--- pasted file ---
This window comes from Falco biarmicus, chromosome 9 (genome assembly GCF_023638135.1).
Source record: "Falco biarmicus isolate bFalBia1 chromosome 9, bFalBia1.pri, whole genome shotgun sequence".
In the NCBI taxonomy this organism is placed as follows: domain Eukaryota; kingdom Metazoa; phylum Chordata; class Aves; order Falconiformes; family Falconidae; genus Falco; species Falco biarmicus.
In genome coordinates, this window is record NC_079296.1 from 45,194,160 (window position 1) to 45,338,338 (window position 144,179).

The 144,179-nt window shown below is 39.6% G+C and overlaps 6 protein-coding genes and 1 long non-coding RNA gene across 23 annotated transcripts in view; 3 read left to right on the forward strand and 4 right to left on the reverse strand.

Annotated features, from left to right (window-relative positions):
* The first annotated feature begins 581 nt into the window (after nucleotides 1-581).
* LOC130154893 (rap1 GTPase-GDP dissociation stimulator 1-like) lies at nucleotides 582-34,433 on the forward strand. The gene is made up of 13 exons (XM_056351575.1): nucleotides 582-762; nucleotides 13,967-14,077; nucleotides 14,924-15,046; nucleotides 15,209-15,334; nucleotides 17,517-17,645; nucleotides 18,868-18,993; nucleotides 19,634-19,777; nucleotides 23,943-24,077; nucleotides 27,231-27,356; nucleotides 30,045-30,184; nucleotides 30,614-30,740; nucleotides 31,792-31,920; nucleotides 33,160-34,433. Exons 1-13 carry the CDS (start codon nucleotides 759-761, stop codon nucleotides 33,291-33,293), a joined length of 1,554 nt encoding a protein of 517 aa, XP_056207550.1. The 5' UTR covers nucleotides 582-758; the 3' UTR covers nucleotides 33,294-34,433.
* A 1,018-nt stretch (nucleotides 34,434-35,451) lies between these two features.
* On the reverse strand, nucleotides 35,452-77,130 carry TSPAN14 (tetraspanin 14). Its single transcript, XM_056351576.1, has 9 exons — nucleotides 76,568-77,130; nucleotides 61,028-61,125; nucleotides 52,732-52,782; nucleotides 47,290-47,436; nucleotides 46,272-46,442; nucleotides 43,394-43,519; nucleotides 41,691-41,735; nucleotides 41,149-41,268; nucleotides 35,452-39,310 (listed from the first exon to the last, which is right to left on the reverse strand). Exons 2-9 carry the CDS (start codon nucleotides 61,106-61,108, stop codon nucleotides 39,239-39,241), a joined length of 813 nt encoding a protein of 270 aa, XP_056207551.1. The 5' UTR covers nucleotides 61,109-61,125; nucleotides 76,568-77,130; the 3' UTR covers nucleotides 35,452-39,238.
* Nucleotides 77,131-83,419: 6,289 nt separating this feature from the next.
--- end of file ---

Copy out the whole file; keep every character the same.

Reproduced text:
This window comes from Falco biarmicus, chromosome 9 (genome assembly GCF_023638135.1).
Source record: "Falco biarmicus isolate bFalBia1 chromosome 9, bFalBia1.pri, whole genome shotgun sequence".
In the NCBI taxonomy this organism is placed as follows: domain Eukaryota; kingdom Metazoa; phylum Chordata; class Aves; order Falconiformes; family Falconidae; genus Falco; species Falco biarmicus.
In genome coordinates, this window is record NC_079296.1 from 45,194,160 (window position 1) to 45,338,338 (window position 144,179).

The 144,179-nt window shown below is 39.6% G+C and overlaps 6 protein-coding genes and 1 long non-coding RNA gene across 23 annotated transcripts in view; 3 read left to right on the forward strand and 4 right to left on the reverse strand.

Annotated features, from left to right (window-relative positions):
* The first annotated feature begins 581 nt into the window (after nucleotides 1-581).
* LOC130154893 (rap1 GTPase-GDP dissociation stimulator 1-like) lies at nucleotides 582-34,433 on the forward strand. The gene is made up of 13 exons (XM_056351575.1): nucleotides 582-762; nucleotides 13,967-14,077; nucleotides 14,924-15,046; nucleotides 15,209-15,334; nucleotides 17,517-17,645; nucleotides 18,868-18,993; nucleotides 19,634-19,777; nucleotides 23,943-24,077; nucleotides 27,231-27,356; nucleotides 30,045-30,184; nucleotides 30,614-30,740; nucleotides 31,792-31,920; nucleotides 33,160-34,433. Exons 1-13 carry the CDS (start codon nucleotides 759-761, stop codon nucleotides 33,291-33,293), a joined length of 1,554 nt encoding a protein of 517 aa, XP_056207550.1. The 5' UTR covers nucleotides 582-758; the 3' UTR covers nucleotides 33,294-34,433.
* A 1,018-nt stretch (nucleotides 34,434-35,451) lies between these two features.
* On the reverse strand, nucleotides 35,452-77,130 carry TSPAN14 (tetraspanin 14). Its single transcript, XM_056351576.1, has 9 exons — nucleotides 76,568-77,130; nucleotides 61,028-61,125; nucleotides 52,732-52,782; nucleotides 47,290-47,436; nucleotides 46,272-46,442; nucleotides 43,394-43,519; nucleotides 41,691-41,735; nucleotides 41,149-41,268; nucleotides 35,452-39,310 (listed from the first exon to the last, which is right to left on the reverse strand). Exons 2-9 carry the CDS (start codon nucleotides 61,106-61,108, stop codon nucleotides 39,239-39,241), a joined length of 813 nt encoding a protein of 270 aa, XP_056207551.1. The 5' UTR covers nucleotides 61,109-61,125; nucleotides 76,568-77,130; the 3' UTR covers nucleotides 35,452-39,238.
* Nucleotides 77,131-83,419: 6,289 nt separating this feature from the next.